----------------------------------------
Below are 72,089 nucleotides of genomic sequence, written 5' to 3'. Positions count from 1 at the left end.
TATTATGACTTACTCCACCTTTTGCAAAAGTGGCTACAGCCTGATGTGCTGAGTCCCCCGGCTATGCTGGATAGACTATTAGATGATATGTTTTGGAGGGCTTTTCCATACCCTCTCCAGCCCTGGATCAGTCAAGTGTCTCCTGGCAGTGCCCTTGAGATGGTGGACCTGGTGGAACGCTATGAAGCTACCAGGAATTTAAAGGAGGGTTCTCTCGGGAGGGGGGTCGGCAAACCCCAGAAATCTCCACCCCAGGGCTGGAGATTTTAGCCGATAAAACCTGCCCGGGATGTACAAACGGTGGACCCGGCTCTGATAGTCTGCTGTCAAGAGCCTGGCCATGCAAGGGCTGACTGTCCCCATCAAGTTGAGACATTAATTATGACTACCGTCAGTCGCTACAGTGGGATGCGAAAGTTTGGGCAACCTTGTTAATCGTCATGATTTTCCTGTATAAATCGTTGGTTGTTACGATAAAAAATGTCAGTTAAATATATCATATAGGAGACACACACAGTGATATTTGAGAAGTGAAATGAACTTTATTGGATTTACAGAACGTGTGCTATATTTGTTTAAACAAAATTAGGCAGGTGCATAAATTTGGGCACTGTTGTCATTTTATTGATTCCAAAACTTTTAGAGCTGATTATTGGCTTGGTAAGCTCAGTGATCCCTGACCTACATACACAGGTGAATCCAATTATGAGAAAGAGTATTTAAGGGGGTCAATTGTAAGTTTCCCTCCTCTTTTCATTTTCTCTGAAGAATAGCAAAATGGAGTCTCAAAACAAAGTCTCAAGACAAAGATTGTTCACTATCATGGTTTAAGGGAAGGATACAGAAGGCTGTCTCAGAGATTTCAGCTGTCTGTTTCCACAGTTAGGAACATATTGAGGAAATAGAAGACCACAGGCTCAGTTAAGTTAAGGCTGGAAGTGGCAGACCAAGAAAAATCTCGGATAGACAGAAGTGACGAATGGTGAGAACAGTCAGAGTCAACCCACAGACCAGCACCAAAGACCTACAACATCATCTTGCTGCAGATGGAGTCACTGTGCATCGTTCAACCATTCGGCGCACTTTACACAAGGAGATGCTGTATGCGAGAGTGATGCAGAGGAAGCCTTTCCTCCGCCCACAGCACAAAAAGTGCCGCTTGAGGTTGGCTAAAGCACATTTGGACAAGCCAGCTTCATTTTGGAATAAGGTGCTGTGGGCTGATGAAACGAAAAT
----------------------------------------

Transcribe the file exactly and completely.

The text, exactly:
Below are 72,089 nucleotides of genomic sequence, written 5' to 3'. Positions count from 1 at the left end.
TATTATGACTTACTCCACCTTTTGCAAAAGTGGCTACAGCCTGATGTGCTGAGTCCCCCGGCTATGCTGGATAGACTATTAGATGATATGTTTTGGAGGGCTTTTCCATACCCTCTCCAGCCCTGGATCAGTCAAGTGTCTCCTGGCAGTGCCCTTGAGATGGTGGACCTGGTGGAACGCTATGAAGCTACCAGGAATTTAAAGGAGGGTTCTCTCGGGAGGGGGGTCGGCAAACCCCAGAAATCTCCACCCCAGGGCTGGAGATTTTAGCCGATAAAACCTGCCCGGGATGTACAAACGGTGGACCCGGCTCTGATAGTCTGCTGTCAAGAGCCTGGCCATGCAAGGGCTGACTGTCCCCATCAAGTTGAGACATTAATTATGACTACCGTCAGTCGCTACAGTGGGATGCGAAAGTTTGGGCAACCTTGTTAATCGTCATGATTTTCCTGTATAAATCGTTGGTTGTTACGATAAAAAATGTCAGTTAAATATATCATATAGGAGACACACACAGTGATATTTGAGAAGTGAAATGAACTTTATTGGATTTACAGAACGTGTGCTATATTTGTTTAAACAAAATTAGGCAGGTGCATAAATTTGGGCACTGTTGTCATTTTATTGATTCCAAAACTTTTAGAGCTGATTATTGGCTTGGTAAGCTCAGTGATCCCTGACCTACATACACAGGTGAATCCAATTATGAGAAAGAGTATTTAAGGGGGTCAATTGTAAGTTTCCCTCCTCTTTTCATTTTCTCTGAAGAATAGCAAAATGGAGTCTCAAAACAAAGTCTCAAGACAAAGATTGTTCACTATCATGGTTTAAGGGAAGGATACAGAAGGCTGTCTCAGAGATTTCAGCTGTCTGTTTCCACAGTTAGGAACATATTGAGGAAATAGAAGACCACAGGCTCAGTTAAGTTAAGGCTGGAAGTGGCAGACCAAGAAAAATCTCGGATAGACAGAAGTGACGAATGGTGAGAACAGTCAGAGTCAACCCACAGACCAGCACCAAAGACCTACAACATCATCTTGCTGCAGATGGAGTCACTGTGCATCGTTCAACCATTCGGCGCACTTTACACAAGGAGATGCTGTATGCGAGAGTGATGCAGAGGAAGCCTTTCCTCCGCCCACAGCACAAAAAGTGCCGCTTGAGGTTGGCTAAAGCACATTTGGACAAGCCAGCTTCATTTTGGAATAAGGTGCTGTGGGCTGATGAAACGAAAAT